Archive for 'Health'
Posted on March 27, 2011, by Hanna Ingber, under Health, India, International.
MUMBAI, India – Nearly four decades ago a janitor at a Mumbai hospital raped a young nurse, strangling her with a dog chain. The nurse, Aruna Shanbaug, plunged into a vegetative state from which she never recovered.
Thirty-seven years later, the courts say she could be allowed to die — should those who care for her deem it the best decision. Right-to-die activists are heralding the landmark ruling as as step forward, though in a somewhat surprising turn of events, the nurses who care for Shanbaug have not chosen to exercise this new right.
Regardless, the court’s decision to allow passive euthanasia has once again provoked debate over whether terminally ill patients should be allowed to die willfully.
Continue reading at GlobalPost.
Posted on March 10, 2011, by Hanna Ingber, under Health, India, International, women.
MUMBAI, India — “Chai Baby,” “Baby Masala” and “Made in India.” These are a few of the many blogs written by infertile Westerners trying to start a family through surrogacy in India. For the most part, the blogs tell tales of frustration, nervous anticipation and joy.
Commercial surrogacy has boomed in recent years as a result of India’s low cost of labor, lack of regulations and relatively inexpensive yet high quality medical care.
Surrogacy, which can cost upwards of $70,000 in the United States, is only a quarter of that in India. The Indian women who carry the babies earn about $5,000 to $7,000, upwards of 10 years’ salary for rural Indians.
“India is fast becoming a hub for surrogacy,” said Amit Karkhanis, a lawyer in Mumbai whose office, KayLegal, gets one new query a day from someone who wants to come to India to have a baby via surrogacy. “Five years ago, we were not even doing this.”
But not every surrogacy story has a happy ending, and given the fact that each country has its own laws on the matter, some Westerners who have engaged in the practice in India are finding themselves in legal limbo. As a result, the Indian government may soon regulate the surrogacy industry.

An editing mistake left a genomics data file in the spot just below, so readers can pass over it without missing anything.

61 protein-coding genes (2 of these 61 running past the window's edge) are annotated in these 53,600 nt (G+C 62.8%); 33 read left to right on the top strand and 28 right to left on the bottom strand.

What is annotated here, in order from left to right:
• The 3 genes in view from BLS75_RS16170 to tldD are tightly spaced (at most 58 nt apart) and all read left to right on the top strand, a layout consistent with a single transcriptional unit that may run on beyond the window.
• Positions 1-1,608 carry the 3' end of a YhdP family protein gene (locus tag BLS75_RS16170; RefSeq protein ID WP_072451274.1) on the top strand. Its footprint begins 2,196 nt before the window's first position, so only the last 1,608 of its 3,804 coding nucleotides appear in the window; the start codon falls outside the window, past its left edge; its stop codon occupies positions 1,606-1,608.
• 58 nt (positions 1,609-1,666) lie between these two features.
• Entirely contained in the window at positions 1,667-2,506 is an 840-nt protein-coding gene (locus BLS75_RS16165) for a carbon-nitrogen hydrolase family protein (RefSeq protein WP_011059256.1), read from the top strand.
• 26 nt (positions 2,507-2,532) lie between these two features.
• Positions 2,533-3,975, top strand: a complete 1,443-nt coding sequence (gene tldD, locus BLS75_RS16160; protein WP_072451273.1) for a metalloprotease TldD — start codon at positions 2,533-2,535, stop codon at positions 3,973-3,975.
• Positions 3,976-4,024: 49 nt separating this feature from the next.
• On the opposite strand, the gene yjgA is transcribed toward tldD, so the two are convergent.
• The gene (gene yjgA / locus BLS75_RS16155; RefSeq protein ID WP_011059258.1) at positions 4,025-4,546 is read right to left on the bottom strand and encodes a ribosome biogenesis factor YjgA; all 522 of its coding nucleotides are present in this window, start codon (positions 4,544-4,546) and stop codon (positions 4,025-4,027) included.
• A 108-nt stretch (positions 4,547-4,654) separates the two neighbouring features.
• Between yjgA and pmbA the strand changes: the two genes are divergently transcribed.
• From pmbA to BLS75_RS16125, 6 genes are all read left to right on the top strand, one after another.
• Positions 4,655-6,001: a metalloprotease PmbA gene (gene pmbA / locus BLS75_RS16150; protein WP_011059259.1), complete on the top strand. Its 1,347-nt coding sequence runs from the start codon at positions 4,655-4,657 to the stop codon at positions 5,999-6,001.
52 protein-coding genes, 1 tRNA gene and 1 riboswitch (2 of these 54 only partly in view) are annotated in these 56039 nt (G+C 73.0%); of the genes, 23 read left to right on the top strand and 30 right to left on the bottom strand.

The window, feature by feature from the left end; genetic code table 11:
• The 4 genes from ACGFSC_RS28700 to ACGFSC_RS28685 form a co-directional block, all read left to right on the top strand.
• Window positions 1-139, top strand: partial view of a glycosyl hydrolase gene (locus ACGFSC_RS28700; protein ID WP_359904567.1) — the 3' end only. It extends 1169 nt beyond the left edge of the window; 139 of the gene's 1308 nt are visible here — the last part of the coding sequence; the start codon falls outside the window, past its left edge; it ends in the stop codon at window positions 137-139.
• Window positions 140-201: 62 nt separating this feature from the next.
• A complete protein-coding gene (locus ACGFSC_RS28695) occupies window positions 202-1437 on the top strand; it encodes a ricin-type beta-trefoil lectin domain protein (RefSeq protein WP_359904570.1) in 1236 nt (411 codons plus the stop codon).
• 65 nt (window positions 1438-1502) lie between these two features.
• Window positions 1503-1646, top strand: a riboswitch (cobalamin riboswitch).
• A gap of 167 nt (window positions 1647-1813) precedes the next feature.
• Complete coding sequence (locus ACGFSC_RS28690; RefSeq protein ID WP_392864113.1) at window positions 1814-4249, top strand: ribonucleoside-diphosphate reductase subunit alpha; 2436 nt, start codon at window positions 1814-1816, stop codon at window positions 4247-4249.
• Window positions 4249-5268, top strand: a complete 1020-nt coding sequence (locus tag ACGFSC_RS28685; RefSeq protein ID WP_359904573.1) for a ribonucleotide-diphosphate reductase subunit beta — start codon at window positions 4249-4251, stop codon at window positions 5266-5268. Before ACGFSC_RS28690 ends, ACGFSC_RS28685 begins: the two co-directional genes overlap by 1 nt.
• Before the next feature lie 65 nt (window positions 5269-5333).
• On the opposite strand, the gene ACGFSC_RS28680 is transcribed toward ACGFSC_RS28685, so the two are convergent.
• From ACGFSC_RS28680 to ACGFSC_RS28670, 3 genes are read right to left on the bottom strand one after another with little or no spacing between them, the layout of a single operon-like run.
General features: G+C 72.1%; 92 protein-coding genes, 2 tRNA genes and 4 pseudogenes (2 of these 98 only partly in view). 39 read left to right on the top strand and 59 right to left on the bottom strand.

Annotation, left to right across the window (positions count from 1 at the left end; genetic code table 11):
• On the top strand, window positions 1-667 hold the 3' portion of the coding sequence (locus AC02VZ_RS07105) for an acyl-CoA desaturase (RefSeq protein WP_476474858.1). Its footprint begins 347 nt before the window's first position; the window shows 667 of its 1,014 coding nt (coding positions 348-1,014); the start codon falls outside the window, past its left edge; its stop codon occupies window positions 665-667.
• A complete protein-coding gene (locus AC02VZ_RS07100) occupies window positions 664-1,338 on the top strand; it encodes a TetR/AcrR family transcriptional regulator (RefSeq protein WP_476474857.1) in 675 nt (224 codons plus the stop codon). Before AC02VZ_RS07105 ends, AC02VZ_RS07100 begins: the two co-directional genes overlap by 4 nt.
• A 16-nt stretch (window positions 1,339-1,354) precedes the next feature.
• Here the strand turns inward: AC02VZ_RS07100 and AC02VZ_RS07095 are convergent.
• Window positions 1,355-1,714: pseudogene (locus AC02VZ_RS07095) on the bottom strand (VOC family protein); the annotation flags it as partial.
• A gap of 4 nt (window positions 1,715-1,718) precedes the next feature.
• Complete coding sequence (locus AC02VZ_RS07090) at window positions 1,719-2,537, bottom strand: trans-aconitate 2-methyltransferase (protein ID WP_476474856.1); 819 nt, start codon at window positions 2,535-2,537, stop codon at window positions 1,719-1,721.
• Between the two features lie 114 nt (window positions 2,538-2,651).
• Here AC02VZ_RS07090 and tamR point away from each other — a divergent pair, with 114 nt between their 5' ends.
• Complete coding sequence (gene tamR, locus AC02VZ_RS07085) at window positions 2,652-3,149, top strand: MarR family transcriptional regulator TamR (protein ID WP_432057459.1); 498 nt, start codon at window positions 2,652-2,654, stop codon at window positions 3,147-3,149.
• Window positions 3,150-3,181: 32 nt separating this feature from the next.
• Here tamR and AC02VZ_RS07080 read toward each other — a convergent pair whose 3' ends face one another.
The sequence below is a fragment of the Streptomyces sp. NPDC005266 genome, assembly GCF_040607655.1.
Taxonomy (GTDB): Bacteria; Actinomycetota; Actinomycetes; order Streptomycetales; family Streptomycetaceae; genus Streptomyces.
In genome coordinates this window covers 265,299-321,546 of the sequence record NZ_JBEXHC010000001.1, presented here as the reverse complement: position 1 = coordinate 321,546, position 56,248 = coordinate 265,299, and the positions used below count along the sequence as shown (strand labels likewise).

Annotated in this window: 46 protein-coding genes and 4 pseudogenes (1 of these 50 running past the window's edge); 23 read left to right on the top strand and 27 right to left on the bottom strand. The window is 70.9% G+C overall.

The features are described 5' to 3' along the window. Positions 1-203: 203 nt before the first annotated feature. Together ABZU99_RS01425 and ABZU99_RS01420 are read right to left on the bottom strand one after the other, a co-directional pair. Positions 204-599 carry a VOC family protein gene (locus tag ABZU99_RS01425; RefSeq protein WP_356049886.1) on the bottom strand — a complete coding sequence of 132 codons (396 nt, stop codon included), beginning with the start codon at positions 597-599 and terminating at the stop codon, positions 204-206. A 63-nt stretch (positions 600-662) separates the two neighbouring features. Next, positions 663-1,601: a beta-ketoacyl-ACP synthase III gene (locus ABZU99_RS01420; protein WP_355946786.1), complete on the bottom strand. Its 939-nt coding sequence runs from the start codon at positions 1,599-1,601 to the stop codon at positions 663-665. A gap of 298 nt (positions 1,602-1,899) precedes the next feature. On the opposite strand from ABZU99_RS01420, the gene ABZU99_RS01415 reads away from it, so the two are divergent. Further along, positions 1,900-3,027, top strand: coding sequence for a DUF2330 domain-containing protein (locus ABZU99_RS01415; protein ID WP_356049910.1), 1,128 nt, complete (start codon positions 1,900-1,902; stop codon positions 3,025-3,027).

Consider the case of Kari Ann Volden, from Norway.
Continue reading from GlobalPost.
Posted on February 25, 2011, by Hanna Ingber, under Health, India, International, women.
CBC Radio’s Dispatches is replaying my story on maternal mortality in Assam’s tea gardens as well as an interview with me.
“If Sulekha Lohar only had access to an ambulance instead of that handcart in rural India. If the local clinic just had a doctor instead of empty shelves. If the nearest hospital just had a blood bank, her children might still have their mother. Troubling public health issues facing women in the developing world have been the focue of Hanna Ingber Win’s work. ”
Follow me on Twitter: Hanna_India
Posted on August 4, 2010, by Hanna Ingber, under Health, India, International.
A fisherman stands knee-deep in the river as a boat pulls up to the bank in the northeastern Indian village of Tengatoli. A crew made up of doctors, nurses, and one pharmacist grab bags of medical supplies and lug a large generator toward the bamboo homes in the distance.
Outside a thatched house, a bare-chested man squats on the ground next to a basket of fresh chiles. He holds down a piece of bamboo with one hand and whacks it with a sickle with the other. Outside a thatched home, young men sort peanuts spread out before them. Inside, a family of baby chickens chases each other under a makeshift wooden bed.
The boat crew sets up the generator and a projector and screen inside a bamboo structure that serves as the village’s schoolhouse. Women in brightly colored saris with babies in arm file into the schoolhouse-turned-cinema to watch a film about family planning, child immunizations, and the importance of antenatal checkups. Much of the film is in Assamese, and these women speak Bengali. But they watch intently. For most of them, it is the first time they have ever seen a video.
About three million people live in socially and geographically isolated villages like this one along the Brahmaputra, a massive river that stretches from Tibet to Bangladesh. Most of the villages do not have electricity, roads, secondary schools, clinics, or proper toilets. Five years ago, an organization called the Centre for North East Studies and Policy Research (C-NES)—realizing the government was not in the position to build clinics on these islands and the people could not access services on the mainland—decided to take healthcare to the islands.
Continue reading at GOOD.
Posted on July 6, 2010, by Hanna Ingber, under Health, India, International, women.
Hanna Ingber Win explains her Pulitzer Center reporting project in this photo montage:
Posted on June 22, 2010, by Hanna Ingber, under Health, India, International, women.
“If Sulekha Lohar had only had access to an ambulance instead of that handcart.
If the clinic just had a doctor, instead of just empty shelves.